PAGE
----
NOME, Alaska // Dallas Seavey won his third straight Iditarod Trail Sled Dog Race early Tuesday morning, crossing under the burled arch on Front Street in Nome for his fourth overall title in the last five years.
Race announcers told Seavey that he had set a course record. Seavey said he spent the first two-thirds of the race “dead on my feet” and had never been so tired during a race.
“This was a heck of a trip, all the way from the start. It was up and down,” he said. “But we made it work.”
What is the Iditarod? Scroll down for video clip
Dallas Seavey’s only loss was to his father, Mitch Seavey, in 2013. Mitch Seavey was on track to finish second later Tuesday morning.
The nearly 1,000-mile Iditarod started March 6 in Willow, Alaska, and took mushers across two mountain ranges, down the mighty Yukon River and along the wind-scoured Bering Sea coast.
Eighty-five mushers began the race, but 12 have so far scratched, including four-time champion Lance Mackey. He dropped out Monday, citing personal health concerns.
The Iditarod had its ceremonial start March 5 in Anchorage despite a lack of snow this winter in Alaska’s largest city. About seven train car loads of snow were shipped to Anchorage from Fairbanks, but ultimately were not used.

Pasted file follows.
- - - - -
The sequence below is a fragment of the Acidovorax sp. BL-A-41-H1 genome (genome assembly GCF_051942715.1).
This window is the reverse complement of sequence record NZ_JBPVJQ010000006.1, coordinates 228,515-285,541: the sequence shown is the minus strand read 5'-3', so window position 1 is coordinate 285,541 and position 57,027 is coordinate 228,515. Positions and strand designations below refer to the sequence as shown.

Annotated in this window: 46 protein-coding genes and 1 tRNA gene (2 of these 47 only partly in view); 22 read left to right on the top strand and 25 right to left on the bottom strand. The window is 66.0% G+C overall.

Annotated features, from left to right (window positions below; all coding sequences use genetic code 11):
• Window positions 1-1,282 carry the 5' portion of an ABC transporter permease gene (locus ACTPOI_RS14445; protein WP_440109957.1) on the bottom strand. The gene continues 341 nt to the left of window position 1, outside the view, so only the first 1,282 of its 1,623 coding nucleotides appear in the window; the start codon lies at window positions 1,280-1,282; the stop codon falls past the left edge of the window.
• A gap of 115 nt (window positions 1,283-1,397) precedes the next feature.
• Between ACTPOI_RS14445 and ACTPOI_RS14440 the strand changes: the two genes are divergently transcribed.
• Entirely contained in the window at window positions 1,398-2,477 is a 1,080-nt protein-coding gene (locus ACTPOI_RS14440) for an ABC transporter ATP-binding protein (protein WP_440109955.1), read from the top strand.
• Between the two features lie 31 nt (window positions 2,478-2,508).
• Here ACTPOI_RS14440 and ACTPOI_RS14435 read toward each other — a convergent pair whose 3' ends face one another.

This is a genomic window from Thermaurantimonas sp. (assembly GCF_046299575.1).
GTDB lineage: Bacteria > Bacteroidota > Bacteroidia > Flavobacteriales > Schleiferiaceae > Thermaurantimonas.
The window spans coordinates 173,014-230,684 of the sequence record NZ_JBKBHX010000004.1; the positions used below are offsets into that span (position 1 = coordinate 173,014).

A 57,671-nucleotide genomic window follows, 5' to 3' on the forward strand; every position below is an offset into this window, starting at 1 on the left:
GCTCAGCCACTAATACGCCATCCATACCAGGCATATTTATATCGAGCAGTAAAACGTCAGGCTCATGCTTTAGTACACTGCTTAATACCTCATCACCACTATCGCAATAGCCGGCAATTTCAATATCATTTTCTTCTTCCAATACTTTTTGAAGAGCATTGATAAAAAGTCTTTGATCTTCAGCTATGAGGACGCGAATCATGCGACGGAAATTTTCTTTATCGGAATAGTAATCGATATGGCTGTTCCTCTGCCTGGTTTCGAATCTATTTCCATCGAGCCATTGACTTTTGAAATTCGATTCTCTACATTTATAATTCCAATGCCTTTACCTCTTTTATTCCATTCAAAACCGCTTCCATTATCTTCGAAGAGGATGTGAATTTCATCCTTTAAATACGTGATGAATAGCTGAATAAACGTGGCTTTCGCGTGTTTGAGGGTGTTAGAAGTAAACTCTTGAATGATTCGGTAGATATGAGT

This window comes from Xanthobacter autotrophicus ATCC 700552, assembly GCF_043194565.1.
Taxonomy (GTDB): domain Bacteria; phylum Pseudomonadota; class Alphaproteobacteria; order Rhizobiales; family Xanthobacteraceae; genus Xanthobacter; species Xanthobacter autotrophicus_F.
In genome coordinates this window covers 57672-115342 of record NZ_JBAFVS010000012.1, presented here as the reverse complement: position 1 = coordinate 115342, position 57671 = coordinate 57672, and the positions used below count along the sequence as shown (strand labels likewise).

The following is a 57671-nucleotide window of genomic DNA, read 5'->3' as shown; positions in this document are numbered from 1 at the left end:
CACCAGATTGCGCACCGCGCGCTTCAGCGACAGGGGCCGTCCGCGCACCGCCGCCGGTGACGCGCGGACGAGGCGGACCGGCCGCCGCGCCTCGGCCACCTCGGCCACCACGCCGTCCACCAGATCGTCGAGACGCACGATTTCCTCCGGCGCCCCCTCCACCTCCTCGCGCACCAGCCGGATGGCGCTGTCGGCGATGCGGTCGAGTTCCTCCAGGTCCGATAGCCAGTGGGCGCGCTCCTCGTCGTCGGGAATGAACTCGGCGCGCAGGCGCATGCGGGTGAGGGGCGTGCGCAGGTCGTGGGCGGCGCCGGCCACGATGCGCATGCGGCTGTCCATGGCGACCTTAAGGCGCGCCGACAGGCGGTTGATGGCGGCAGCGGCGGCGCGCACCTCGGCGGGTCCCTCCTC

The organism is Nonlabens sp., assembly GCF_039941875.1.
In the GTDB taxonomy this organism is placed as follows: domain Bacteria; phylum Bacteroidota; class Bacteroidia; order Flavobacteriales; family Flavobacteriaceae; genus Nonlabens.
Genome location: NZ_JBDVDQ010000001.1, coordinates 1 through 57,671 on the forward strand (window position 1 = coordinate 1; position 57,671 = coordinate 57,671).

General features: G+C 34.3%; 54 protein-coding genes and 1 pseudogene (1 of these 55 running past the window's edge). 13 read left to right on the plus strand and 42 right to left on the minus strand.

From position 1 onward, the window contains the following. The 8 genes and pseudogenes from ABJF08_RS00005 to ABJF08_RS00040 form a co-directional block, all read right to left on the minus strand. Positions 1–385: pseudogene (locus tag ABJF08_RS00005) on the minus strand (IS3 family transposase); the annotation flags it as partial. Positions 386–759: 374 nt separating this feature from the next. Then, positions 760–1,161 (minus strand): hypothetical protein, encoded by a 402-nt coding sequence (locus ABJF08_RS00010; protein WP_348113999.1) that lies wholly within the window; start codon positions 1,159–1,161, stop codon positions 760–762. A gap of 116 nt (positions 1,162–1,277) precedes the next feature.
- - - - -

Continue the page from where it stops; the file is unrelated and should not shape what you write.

The competitive start of the race happened the next day, with 85 mushers taking off from frozen Willow Lake, about 50 miles north of Anchorage. Since then, 12 mushers have scratched, including a four-time champion. Lance Mackey left the race on Monday, citing concern for his personal health.
This year’s race was marred by a man accused of being intoxicated and purposely attacking two mushers on the trail near the checkpoint in Nulato.
Arnold Demoski of Nulato is accused of intentionally driving a snowmobile into musher Aliy Zirkle’s team and then the team of four-time Iditarod champion Jeff King. One of King’s dogs, Nash, was killed, and at least two other dogs were injured.
When Zirkle reached the checkpoint early Saturday morning, an Iditarod camera crew filmed a shaken Zirkle telling a race official: “Someone tried to kill me with a snowmachine.”
Alaskans use the term snowmachine for snowmobiles.
Demoski has said he was returning home from a night of drinking when he struck the teams.
He was charged with assault, reckless endangerment and reckless driving. His bail was set at $50,000, the Fairbanks Daily News-Miner reported.
Fairbanks District Court Magistrate Dominick DiBenedetto said during Sunday’s hearing that if the allegations are proven true, they could amount to an act of terrorism. DiBenedetto also said he would have likely approved bail that 10 times the amount requested, KTVA-TV reported.
Demoski’s attorney, Bill Satterberg, declined comment to The Associated Press on Monday.
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